A Death by Suntan at Age 26
In April 2005, while working out at her college gym in Rhode Island, 22-year-old Glenna Kohl detected a hard, golf ball-size lump near her groin. She left the gym and went home to put ice on what seemed like a sports injury.
When her roommate, Courtney Caulfield, now 25, returned to their apartment that evening, Glenna asked her to feel the lump. “I told Glenna she probably pulled a muscle,” recalls Courtney. “She wasn’t overly worried; she seemed more upset about cutting short her workout.”
But the lump hadn’t gone away by the time she graduated from Salve Regina University the next month. So Glenna, then living at her parents’ home in Massachusetts, visited her family doctor. Puzzled, she referred Glenna to a surgeon, who scheduled a biopsy.
A few days later, the surgeon handed Glenna and her family a terrifying diagnosis: The lump was melanoma, the deadliest of the three forms of skin cancer. When caught at an earlier stage, melanoma – which typically begins as an irregular-shaped mole or a bump on the skin – is highly curable. But by the time it reaches stage III, as Glenna’s had, the cancer has spread beyond the skin and into the lymph nodes (that’s why the lump she felt was in her groin, where there’s a cluster of lymph nodes). Only about half the people with her level of stage III melanoma survive for 10 years.
The news came as a total shock. “No one in our family knew what melanoma was,” recalls Glenna’s mother, Colleen Kohl. “We did a lot of crying.”
Mystified about how the cancer had reached stage III without Glenna spotting any suspicious moles on her body, the surgeon eventually pored over her medical records. He found something disturbing: In high school, Glenna did have an irregular mole removed from her leg. A pathology report identified it as benign, but the surgeon tested it again. The lab had made an error: The mole was an early stage melanoma.
“We can’t know for sure, but her odds of beating melanoma would have been greater had it been diagnosed earlier,” says Donald Lawrence, Glenna’s oncologist and clinical director of the Center for Melanoma at Massachusetts General Hospital (MGH) Cancer Center, in Boston.
The misdiagnosis infuriated Glenna’s parents. But she didn’t share their anger, says her mother. Even when the Kohls’ lawyer confirmed they had a case of medical negligence, Glenna – positive thinking and not one to dwell on the what-ifs – agreed to let the lab settle out of court. “She wasn’t resentful; she focused on getting better,” says her father, Bob. “Back when we all first got the news, it wasn’t a matter of if but how soon she’d be cancer-free.”
A Deadly Habit
It’s hard to imagine a less likely cancer victim than Glenna. Growing up on Cape Cod, she’d always been a stickler for health. A vegetarian, she did yoga, hiked, jogged, and rowed regularly. She was just 5-foot-3 and 105 pounds, yet she was strong enough to work as a beach lifeguard five summers in a row. Health interested her so much that she applied for jobs in nutrition before graduating from college, despite having majored in finance.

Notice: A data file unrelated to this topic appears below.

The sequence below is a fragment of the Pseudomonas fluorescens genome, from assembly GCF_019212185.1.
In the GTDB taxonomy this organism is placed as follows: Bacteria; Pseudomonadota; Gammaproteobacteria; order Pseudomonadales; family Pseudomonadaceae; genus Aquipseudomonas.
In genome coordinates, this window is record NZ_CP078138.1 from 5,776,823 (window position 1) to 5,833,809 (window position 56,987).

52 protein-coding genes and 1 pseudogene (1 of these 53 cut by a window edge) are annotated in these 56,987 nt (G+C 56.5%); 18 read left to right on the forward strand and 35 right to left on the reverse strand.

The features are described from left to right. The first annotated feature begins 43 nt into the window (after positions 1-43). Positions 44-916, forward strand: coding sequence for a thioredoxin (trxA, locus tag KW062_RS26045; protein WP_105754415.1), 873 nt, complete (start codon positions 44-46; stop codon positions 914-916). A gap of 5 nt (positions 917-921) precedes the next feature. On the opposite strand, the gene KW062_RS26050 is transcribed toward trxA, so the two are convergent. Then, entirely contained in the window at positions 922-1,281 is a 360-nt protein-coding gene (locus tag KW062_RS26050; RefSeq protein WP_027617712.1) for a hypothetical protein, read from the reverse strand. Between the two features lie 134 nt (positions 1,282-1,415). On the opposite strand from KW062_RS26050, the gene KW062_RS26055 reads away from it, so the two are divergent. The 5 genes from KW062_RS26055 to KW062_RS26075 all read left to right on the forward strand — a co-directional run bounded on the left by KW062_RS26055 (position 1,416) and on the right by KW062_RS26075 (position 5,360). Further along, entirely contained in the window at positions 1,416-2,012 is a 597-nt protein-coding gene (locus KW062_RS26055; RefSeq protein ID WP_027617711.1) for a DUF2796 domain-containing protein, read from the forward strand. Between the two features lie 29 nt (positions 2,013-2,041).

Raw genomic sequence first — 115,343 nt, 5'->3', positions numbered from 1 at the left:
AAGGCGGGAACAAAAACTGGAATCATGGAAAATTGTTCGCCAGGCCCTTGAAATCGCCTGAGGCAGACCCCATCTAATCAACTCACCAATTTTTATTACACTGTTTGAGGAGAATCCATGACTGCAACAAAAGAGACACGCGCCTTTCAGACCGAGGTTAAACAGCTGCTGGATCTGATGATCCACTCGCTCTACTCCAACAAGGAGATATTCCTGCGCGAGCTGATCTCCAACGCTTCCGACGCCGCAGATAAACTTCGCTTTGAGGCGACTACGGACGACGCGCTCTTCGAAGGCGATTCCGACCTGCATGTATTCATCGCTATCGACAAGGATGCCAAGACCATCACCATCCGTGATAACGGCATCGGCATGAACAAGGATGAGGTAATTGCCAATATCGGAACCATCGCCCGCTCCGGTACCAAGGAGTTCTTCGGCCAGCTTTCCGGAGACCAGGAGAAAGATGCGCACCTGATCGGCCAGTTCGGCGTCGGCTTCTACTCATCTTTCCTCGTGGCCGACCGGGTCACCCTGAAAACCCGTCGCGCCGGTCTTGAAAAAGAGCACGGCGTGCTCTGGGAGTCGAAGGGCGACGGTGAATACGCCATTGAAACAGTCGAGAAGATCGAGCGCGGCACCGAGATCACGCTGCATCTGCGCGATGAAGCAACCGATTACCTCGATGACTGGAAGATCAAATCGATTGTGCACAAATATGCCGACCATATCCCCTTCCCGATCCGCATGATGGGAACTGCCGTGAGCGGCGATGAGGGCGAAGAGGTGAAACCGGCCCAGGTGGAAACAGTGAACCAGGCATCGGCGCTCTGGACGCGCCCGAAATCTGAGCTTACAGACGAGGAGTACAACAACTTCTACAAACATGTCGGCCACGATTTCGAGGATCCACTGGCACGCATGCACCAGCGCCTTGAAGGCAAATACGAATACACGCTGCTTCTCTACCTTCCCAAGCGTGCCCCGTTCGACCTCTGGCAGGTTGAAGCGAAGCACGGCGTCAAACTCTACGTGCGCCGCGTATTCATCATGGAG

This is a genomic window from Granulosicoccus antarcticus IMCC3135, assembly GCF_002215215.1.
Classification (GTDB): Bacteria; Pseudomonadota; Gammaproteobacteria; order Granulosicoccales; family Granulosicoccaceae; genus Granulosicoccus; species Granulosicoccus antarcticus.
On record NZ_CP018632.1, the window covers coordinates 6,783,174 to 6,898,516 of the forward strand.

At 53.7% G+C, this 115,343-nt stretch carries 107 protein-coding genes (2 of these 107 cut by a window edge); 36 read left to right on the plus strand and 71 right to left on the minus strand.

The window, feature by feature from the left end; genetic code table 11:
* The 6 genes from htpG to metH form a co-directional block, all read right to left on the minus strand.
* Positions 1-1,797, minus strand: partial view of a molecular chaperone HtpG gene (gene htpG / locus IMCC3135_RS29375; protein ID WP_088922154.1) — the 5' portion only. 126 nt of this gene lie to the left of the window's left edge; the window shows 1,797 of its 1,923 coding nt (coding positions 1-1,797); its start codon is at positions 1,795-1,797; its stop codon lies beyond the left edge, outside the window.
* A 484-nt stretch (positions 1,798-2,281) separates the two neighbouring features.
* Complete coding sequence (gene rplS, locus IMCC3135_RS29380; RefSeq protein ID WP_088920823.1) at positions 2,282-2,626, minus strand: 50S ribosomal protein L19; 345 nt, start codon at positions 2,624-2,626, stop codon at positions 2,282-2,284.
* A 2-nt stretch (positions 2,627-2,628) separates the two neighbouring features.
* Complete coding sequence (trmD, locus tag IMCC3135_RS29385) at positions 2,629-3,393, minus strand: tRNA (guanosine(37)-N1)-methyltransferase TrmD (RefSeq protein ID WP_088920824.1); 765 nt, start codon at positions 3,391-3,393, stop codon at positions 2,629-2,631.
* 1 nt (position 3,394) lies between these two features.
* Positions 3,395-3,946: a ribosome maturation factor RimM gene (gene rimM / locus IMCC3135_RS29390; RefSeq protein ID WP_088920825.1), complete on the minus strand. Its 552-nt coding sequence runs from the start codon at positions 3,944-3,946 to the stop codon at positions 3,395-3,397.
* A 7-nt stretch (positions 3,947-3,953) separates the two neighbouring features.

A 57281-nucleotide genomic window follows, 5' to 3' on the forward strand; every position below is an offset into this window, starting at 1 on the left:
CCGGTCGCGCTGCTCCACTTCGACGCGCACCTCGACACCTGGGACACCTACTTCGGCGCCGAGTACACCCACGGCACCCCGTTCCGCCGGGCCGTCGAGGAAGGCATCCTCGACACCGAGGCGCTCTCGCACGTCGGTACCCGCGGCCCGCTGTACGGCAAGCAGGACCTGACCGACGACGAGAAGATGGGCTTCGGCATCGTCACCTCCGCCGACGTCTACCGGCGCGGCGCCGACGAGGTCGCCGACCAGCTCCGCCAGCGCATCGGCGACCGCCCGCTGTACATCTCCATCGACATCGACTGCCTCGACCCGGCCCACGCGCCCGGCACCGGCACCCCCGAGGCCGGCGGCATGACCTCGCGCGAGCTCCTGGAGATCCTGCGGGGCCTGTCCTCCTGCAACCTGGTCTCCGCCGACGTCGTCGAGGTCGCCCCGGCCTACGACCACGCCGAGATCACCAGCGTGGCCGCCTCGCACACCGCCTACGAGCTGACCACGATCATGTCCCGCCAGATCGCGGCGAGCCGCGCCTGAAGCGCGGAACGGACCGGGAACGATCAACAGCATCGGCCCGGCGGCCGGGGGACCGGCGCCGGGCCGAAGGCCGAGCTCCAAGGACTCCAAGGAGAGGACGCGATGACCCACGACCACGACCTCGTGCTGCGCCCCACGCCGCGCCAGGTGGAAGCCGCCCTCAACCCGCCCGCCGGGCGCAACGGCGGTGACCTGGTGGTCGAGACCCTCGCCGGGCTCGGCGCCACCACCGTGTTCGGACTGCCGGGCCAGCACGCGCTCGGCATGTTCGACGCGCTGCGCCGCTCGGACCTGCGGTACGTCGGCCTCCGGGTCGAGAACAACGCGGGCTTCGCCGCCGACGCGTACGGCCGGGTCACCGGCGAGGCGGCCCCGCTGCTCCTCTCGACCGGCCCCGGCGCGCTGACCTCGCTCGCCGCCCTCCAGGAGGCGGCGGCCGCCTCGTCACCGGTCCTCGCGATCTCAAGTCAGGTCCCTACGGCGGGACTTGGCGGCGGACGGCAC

But Glenna did indulge in one unhealthy practice: tanning. Like millions of young women, she believed that a bronzed look made her more attractive. While life-guarding, she exposed her naturally pale skin to the sun’s rays for 40 hours each week, protected only by sunscreen with an SPF of 4, says her friend and fellow lifeguard Jillian Blumberg. (Dermatologists say that sunscreen with an SPF of 15 is the minimum needed to safeguard skin.)
To maintain that copper glow, Glenna booked time at tanning salons. She began at age 16 and continued through college, baking under a sunlamp as often as once a week.
Though she knew that all that outdoor sun and indoor-tanning time were bad for her skin, she didn’t think there was a serious risk. “As health-conscious as Glenna was, she didn’t connect tanning with skin cancer,” says Colleen.
Yet tanning is connected to skin cancer. Studies have shown that exposure to UV rays can trigger changes to the DNA in skin cells that may lead to cancerous growths. The two most common types of skin cancer, basal cell carcinoma and squamous cell carcinoma, are almost always linked to UV exposure. And 90 percent of cases of the less common but more deadly form, melanoma, also are attributed to UV exposure, says Darrell S. Rigel, MD, a professor of clinical dermatology at New York University.
Sun exposure sans sunscreen is a big culprit. But indoor-tanning beds also can result in cancer. A major report released this past August reclassified tanning beds as “carcinogenic to humans.” And a person’s melanoma risk rises 75 percent if he or she started using a tanning bed before age 30.
Glenna’s diagnosis was, sadly, part of a trend: Melanoma is the second most frequently reported cancer in women in their 20s, and it’s third only to breast and thyroid cancers for women in their 30s, reports the National Cancer Institute. “Melanoma is one of the few forms of cancer that’s on the rise,” says Dr. Rigel. The tan look so desired by young women may explain why 20- and 30-somethings are diagnosed with the disease at alarming rates, he adds.